Landlord Notices And Best Practices For Writing Each One
Being a landlord is an excellent way to provide an income for your family as well as create value for your community. While there are many positives to renting your property, there are a few unfortunate ones, too. Being a landlord means you also need to have a strong knowledge of landlord-tenant laws and the notices that are required for each. You'll want to make sure you provide the correct notices at the right times and know how to avoid common mistakes. Fortunately, your state and county often have templates to get you started on these notices. Read on to learn more about common landlord notices and some best practices for accurately completing each one.
Please keep in mind — traditional laws may be suspended in times of crisis such as during the current Coronavirus pandemic. Make sure you check with your state and county for the latest updates in your area.
Landlords must provide tenants with disclosure notices on potentially harmful situations or substances that the tenant may encounter. Common disclosures include notices of lead, methamphetamine use and toxic mold. Fortunately, these landlord notices are available online and already set up to help you inform future tenants about the presence, or lack of, these toxic substances. In addition, there are specific pamphlets available for distribution if your building was built before 1978.
Other disclosures typically involve the details of entering into a rental contract such as how the deposit works, cleaning fees and the presence of existing damages. You can think of this as the information you’ll provide a tenant about whether the home is habitable, what they may be held liable for and any potential fixes you can see on the horizon. When filling out these types of forms, remember that it’s the landlord's responsibility to warn about any hidden dangers on the property.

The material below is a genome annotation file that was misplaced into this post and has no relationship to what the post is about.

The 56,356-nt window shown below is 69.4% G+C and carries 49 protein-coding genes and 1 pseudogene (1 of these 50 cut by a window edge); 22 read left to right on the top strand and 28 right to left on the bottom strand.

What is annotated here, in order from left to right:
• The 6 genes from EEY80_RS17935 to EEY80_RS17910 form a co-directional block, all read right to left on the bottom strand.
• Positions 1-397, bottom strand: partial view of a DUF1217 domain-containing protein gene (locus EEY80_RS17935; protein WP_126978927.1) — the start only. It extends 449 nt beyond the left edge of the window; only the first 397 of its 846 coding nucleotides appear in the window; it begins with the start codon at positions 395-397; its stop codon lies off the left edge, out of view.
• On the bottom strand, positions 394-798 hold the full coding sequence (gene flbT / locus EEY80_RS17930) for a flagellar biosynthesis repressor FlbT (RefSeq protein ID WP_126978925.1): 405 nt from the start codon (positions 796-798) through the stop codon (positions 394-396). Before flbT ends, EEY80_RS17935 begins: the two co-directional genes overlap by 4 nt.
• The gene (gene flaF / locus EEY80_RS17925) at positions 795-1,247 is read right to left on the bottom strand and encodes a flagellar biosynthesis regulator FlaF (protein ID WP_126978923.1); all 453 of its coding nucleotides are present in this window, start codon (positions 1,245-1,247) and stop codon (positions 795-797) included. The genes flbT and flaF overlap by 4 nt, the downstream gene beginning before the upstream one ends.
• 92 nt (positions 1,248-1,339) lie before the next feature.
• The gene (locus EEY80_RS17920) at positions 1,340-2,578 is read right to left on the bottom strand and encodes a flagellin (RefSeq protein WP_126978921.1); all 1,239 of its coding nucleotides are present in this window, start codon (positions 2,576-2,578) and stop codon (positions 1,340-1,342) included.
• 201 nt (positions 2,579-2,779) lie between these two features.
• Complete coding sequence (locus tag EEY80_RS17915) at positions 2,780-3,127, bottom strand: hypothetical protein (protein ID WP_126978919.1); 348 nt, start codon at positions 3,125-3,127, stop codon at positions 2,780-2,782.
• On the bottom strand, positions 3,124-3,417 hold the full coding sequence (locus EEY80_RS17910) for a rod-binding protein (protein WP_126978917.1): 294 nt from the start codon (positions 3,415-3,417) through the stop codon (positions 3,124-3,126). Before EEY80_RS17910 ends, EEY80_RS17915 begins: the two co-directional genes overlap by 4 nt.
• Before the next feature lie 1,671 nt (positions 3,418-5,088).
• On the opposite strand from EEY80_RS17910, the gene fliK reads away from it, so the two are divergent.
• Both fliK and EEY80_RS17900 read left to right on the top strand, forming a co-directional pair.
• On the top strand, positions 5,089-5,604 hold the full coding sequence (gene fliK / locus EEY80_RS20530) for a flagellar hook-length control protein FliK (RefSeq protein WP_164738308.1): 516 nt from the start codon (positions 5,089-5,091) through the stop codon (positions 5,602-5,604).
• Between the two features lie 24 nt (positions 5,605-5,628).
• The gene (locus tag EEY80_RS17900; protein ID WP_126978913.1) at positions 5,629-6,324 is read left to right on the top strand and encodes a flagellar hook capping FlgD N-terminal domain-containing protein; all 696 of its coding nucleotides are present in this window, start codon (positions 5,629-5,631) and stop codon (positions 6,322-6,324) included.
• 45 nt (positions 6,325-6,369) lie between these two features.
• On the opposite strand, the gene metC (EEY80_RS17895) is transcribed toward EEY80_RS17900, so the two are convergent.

Finally, there may be local ordinances requiring disclosures about rent control. This is a form that will vary on a case-by-case basis and is best reviewed on a local level. Check with your city and county offices to see if rent control disclosures apply to you.
Privacy and Maintenance
You’ll want to be upfront with your tenants about the policies surrounding the rights of privacy and property maintenance. These terms should be detailed in your lease, but you'll also be required to give tenants individual notice about planned or emergent maintenance needs. Typically, a landlord should provide 24 hours notice before entering a property. Clearly, in the case of a burst pipe or fire, you’ll need to enter immediately. High-level emergencies are not considered privacy violations — the livability of the property should come first.
Major repairs should be addressed as soon as possible with notice that a landlord or maintenance person is going to enter. Less urgent repairs should be communicated to a tenant via a written notice, phone call or both. You'll want to follow your specific state laws on this as the notice requirements will vary. Typically, the wording on repair notices will be simple. Make sure you include time, date and type of repair.
No landlord wants to evict tenants, but sometimes there isn’t another solution. If you decide to evict a tenant, there are specific legal notices you must follow. There may also be a case where you need a tenant to move out, even though they’ve done nothing wrong. This could be to run a property or estate sale. All of these situations require specific legal notices.
If your priority is to have the tenant pay owed rent, you’ll want to implement a "Pay or Quit" notice or a "Cure or Quit" notice. These will provide an opportunity for the tenant to pay back rent and avoid eviction. If the tenant does not pay rent in the allotted time, this will begin the legal process of terminating the tenancy and starting the eviction process. If back rent is not a concern and the tenant simply needs to go due to damage or hazard, you’ll want to issue an "Unconditional Quit" notice instead. These landlord notices get trickier if you are terminating a tenant residency without a tenant violation. These are typically seen as 30 to 60-day notices to vacate by a landlord, and the process will vary significantly in a rent-controlled area.
It’s always best to consult legal counsel before "taking matters into your own hands." Tenant and landlord notices have long legal precedents. You'll want to check with the experts if you have trouble at any time.
The information contained in this article does not, and is not intended to, constitute legal or financial advice. Readers are encouraged to seek professional financial or legal advice as they may deem it necessary.